Having applied an analysis technique and identified performance measures and benchmarks, analysts can then identify a suitable measuring technique and, from that, determine where raw data are to be collected and where those data are to be turned into management information.

The key performance measure identified through EFQM analysis and benchmarking can be defined as

The average level of performance a given resource is expected to meet given current operating conditions.’ Each indicator should also have tolerances so that they can be used to identify success or failure rather than just the average. To revisit my example from last month, if the resource is the axle production plant, and the performance measure is ten (axles per specified time interval), eight might represent failure.

Data to support these measures are collected at a point at which a measurable transaction occurs in any relevant process.

In terms of actually measuring indicators, a number of techniques may be applied – Activity Based Costing for example. The measurement technique used is on a ‘horses for courses’ basis, but what the EFQM should do is to draw those techniques under the umbrella of a broad-brush analysis scheme in much the same way as SSADM is a subset of PRINCE 2.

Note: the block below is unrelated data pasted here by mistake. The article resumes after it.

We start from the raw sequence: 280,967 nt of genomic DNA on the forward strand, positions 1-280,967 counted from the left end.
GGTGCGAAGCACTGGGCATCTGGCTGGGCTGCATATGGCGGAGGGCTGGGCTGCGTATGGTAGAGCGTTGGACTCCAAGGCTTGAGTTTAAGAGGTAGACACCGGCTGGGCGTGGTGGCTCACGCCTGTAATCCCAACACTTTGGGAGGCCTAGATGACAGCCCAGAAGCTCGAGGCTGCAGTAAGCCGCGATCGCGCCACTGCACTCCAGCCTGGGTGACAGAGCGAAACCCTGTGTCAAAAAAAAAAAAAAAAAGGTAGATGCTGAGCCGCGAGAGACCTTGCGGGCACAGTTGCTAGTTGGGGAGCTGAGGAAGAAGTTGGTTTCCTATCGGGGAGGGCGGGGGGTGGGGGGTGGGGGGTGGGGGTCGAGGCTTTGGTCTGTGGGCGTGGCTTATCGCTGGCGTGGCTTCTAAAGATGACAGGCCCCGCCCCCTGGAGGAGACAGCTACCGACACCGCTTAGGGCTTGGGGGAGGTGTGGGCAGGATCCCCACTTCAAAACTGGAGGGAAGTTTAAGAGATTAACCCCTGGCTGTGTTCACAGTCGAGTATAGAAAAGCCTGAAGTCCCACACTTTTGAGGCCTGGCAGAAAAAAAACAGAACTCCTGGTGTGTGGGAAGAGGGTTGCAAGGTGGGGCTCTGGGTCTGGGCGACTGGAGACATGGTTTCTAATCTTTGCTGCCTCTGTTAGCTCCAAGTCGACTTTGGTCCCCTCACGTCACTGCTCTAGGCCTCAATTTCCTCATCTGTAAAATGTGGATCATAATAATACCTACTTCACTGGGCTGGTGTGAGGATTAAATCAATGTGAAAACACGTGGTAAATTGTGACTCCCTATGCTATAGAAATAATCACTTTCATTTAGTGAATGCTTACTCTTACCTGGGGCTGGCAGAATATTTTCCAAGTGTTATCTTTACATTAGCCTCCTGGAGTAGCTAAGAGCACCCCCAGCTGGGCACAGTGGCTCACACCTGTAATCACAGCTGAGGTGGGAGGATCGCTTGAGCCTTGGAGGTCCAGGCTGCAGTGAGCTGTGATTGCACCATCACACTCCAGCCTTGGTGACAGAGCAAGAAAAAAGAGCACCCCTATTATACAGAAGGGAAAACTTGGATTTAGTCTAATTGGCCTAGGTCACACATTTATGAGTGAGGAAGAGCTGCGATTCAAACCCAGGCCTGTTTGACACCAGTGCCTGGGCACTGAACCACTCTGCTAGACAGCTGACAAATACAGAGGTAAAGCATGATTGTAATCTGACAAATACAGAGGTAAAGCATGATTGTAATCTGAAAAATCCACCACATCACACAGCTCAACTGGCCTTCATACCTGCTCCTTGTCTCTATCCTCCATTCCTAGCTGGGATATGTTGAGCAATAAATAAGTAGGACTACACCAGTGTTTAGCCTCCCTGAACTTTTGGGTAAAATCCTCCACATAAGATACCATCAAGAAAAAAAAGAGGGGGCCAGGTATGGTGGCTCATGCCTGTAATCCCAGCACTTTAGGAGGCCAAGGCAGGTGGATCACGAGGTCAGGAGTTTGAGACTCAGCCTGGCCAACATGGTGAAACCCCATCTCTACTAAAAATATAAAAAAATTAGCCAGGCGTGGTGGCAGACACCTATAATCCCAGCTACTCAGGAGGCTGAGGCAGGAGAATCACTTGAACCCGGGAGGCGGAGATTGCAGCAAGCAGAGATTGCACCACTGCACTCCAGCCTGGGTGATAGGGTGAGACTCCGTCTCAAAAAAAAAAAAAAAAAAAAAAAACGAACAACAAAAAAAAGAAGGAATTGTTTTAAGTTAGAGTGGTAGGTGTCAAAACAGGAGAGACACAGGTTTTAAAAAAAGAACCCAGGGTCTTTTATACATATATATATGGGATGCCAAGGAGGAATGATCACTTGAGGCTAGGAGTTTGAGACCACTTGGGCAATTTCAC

In terms of reporting, it makes sense for managers to have a mechanism that determines what they need to know in order to judge success or failure. A method of grouping performance measures and the data collected to support them is the Balanced Scorecard.

Invented by Harvard Professors Kaplan and Norton, the Balanced Scorecard is effectively a method of logically grouping performance measures into business perspectives. Traditionally (though not necessarily) a balanced scorecard is divided into four perspectives designed to give an indication of economics, effectiveness, efficiency and learning and growth (evolution). Each organisation element can have its own scorecard. Indeed, scorecards can be given to individuals if required. From the IS/IT designer’s viewpoint, a balanced scorecard is effectively a specification of where raw data, collected at the process level, are to be delivered as information. The Balanced Scorecard is recognised as a major advance in general business management of the past 20 years. According to Kaplan and Norton, a supporting IS/IT infrastructure is necessary to an effective scorecard system.

If the concept of the balanced scorecard is used in tandem with a ‘top down’ EFQM analysis effort then managers at all levels of an organisation should know what their targets and objectives are and how they will be measured. A cascade of scorecards will define the reporting chain from the shop floor, at the process level, to the boardroom as a scorecard.


In this article I have touched on an approach to co-ordinating a number of business analysis techniques that will benefit IS/IT designers in the following ways:

Provide a cohesive structure to general business planning

Provide a mechanism that defines a statement of requirement, though the medium of EFQM analysis and scorecards that by definition must meet expectations.

In the final article I will describe the information system architecture that should result.

You can contact Allen at Allenwoods@jit-software.com. Visit www.jit-software.com for more information.

Interesting project or development? Let us know at eo@iap.org.uk!